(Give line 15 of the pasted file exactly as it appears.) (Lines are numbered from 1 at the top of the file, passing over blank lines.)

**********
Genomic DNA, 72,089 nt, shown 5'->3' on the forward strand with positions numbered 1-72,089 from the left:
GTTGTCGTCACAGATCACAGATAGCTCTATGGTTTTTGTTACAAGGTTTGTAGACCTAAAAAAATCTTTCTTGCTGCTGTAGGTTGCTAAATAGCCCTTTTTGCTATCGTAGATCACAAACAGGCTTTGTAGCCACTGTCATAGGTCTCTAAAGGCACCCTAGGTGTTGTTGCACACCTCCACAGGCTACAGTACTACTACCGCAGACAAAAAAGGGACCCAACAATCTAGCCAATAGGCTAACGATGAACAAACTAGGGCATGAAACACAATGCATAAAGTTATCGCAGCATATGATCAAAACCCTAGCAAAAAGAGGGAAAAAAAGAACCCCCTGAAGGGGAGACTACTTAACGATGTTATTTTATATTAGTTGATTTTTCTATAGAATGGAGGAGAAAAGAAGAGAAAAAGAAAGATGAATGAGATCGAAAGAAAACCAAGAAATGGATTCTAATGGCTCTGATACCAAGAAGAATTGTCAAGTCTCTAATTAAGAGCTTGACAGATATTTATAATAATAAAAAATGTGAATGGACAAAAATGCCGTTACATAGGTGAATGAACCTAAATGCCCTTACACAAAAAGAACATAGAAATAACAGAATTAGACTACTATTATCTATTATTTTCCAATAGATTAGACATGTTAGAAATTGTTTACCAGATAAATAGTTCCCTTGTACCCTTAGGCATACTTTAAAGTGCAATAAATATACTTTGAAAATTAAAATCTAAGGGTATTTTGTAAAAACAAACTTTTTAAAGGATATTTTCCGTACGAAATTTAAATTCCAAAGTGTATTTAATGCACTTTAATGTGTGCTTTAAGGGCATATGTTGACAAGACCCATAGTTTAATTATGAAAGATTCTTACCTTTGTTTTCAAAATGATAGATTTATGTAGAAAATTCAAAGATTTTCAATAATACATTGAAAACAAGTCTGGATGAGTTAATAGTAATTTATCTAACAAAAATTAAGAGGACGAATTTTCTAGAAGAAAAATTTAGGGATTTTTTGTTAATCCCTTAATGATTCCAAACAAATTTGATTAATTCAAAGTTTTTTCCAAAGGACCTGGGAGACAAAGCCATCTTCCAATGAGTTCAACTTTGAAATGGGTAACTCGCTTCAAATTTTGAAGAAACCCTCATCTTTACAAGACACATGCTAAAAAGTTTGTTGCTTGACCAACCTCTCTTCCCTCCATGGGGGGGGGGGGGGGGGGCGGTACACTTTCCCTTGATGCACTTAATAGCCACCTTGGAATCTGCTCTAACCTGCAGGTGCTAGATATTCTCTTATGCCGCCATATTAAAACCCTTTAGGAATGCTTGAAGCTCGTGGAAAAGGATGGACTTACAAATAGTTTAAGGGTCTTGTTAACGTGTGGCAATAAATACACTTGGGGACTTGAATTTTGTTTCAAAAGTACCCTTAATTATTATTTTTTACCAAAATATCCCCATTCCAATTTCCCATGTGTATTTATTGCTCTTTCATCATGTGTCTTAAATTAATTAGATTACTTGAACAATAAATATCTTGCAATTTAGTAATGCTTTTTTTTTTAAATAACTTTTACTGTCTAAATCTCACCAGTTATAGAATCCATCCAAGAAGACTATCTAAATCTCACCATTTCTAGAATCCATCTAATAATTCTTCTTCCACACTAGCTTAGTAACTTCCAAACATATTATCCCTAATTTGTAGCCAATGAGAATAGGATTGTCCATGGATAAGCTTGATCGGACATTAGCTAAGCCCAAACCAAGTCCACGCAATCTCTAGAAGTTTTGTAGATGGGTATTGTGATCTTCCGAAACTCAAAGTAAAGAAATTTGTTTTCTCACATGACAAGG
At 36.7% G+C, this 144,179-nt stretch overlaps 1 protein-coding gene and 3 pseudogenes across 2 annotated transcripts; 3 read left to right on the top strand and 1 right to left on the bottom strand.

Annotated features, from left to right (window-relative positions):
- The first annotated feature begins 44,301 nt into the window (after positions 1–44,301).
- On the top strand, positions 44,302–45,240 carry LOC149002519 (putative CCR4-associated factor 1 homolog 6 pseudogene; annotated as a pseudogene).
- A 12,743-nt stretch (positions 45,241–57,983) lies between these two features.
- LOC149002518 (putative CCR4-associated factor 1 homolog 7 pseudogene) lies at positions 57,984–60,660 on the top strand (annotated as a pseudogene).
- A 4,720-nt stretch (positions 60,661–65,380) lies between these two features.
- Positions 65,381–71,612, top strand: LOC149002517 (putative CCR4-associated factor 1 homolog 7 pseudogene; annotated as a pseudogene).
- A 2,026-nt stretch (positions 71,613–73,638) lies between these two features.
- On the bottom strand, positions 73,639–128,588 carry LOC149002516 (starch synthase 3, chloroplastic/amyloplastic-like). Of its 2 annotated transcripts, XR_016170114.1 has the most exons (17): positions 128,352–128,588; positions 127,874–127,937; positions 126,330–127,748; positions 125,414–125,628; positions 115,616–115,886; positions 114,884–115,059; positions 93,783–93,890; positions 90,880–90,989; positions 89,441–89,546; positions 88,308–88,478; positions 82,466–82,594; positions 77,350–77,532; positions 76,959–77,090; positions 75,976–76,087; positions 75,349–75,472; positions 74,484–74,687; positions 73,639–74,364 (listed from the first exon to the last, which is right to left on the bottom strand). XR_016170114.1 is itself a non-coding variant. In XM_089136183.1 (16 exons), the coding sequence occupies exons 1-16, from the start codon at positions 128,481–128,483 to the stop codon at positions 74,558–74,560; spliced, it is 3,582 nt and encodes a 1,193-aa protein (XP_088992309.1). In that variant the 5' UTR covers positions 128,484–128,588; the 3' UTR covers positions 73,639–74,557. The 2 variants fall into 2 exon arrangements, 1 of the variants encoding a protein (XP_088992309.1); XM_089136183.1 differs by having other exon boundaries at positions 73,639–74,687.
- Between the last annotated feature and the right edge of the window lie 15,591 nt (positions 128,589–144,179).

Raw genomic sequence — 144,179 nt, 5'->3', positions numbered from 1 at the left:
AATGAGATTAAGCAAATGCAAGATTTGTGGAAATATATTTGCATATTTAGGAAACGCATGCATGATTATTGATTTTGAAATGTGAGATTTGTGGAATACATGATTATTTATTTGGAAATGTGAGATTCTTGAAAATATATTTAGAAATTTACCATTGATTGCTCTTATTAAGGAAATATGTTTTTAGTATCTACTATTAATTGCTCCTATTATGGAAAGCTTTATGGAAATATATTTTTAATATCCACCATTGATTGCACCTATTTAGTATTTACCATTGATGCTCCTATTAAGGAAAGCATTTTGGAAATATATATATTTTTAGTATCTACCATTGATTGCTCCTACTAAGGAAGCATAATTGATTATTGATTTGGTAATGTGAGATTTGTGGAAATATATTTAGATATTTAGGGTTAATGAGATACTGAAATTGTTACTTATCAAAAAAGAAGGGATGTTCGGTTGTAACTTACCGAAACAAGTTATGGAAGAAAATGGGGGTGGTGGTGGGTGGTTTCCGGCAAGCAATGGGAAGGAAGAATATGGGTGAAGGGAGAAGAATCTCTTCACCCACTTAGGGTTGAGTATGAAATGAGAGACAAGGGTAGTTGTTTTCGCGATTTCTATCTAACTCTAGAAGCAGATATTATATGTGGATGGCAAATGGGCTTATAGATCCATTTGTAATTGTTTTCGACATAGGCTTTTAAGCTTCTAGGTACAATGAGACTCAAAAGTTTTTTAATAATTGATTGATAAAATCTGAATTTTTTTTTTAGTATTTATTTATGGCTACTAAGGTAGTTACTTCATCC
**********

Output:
AATGAGATTAAGCAAATGCAAGATTTGTGGAAATATATTTGCATATTTAGGAAACGCATGCATGATTATTGATTTTGAAATGTGAGATTTGTGGAATACATGATTATTTATTTGGAAATGTGAGATTCTTGAAAATATATTTAGAAATTTACCATTGATTGCTCTTATTAAGGAAATATGTTTTTAGTATCTACTATTAATTGCTCCTATTATGGAAAGCTTTATGGAAATATATTTTTAATATCCACCATTGATTGCACCTATTTAGTATTTACCATTGATGCTCCTATTAAGGAAAGCATTTTGGAAATATATATATTTTTAGTATCTACCATTGATTGCTCCTACTAAGGAAGCATAATTGATTATTGATTTGGTAATGTGAGATTTGTGGAAATATATTTAGATATTTAGGGTTAATGAGATACTGAAATTGTTACTTATCAAAAAAGAAGGGATGTTCGGTTGTAACTTACCGAAACAAGTTATGGAAGAAAATGGGGGTGGTGGTGGGTGGTTTCCGGCAAGCAATGGGAAGGAAGAATATGGGTGAAGGGAGAAGAATCTCTTCACCCACTTAGGGTTGAGTATGAAATGAGAGACAAGGGTAGTTGTTTTCGCGATTTCTATCTAACTCTAGAAGCAGATATTATATGTGGATGGCAAATGGGCTTATAGATCCATTTGTAATTGTTTTCGACATAGGCTTTTAAGCTTCTAGGTACAATGAGACTCAAAAGTTTTTTAATAATTGATTGATAAAATCTGAATTTTTTTTTTAGTATTTATTTATGGCTACTAAGGTAGTTACTTCATCC